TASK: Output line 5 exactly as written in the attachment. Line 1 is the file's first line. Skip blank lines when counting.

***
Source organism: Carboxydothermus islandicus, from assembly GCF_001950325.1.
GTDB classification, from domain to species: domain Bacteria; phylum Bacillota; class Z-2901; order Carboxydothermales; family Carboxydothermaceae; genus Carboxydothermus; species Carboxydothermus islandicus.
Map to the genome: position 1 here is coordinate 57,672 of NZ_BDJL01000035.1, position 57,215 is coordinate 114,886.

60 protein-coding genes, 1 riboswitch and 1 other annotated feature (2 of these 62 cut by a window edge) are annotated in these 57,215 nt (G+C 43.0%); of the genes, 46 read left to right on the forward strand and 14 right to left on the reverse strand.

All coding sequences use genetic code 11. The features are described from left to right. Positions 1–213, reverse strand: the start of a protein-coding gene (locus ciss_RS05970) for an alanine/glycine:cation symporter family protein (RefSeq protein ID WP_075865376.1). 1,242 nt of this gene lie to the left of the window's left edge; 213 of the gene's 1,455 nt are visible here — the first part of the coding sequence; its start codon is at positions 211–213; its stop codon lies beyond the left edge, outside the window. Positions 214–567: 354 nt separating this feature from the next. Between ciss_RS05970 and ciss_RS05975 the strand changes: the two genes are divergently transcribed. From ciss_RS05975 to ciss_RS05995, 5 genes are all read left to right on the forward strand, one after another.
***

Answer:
All coding sequences use genetic code 11. The features are described from left to right. Positions 1–213, reverse strand: the start of a protein-coding gene (locus ciss_RS05970) for an alanine/glycine:cation symporter family protein (RefSeq protein ID WP_075865376.1). 1,242 nt of this gene lie to the left of the window's left edge; 213 of the gene's 1,455 nt are visible here — the first part of the coding sequence; its start codon is at positions 211–213; its stop codon lies beyond the left edge, outside the window. Positions 214–567: 354 nt separating this feature from the next. Between ciss_RS05970 and ciss_RS05975 the strand changes: the two genes are divergently transcribed. From ciss_RS05975 to ciss_RS05995, 5 genes are all read left to right on the forward strand, one after another.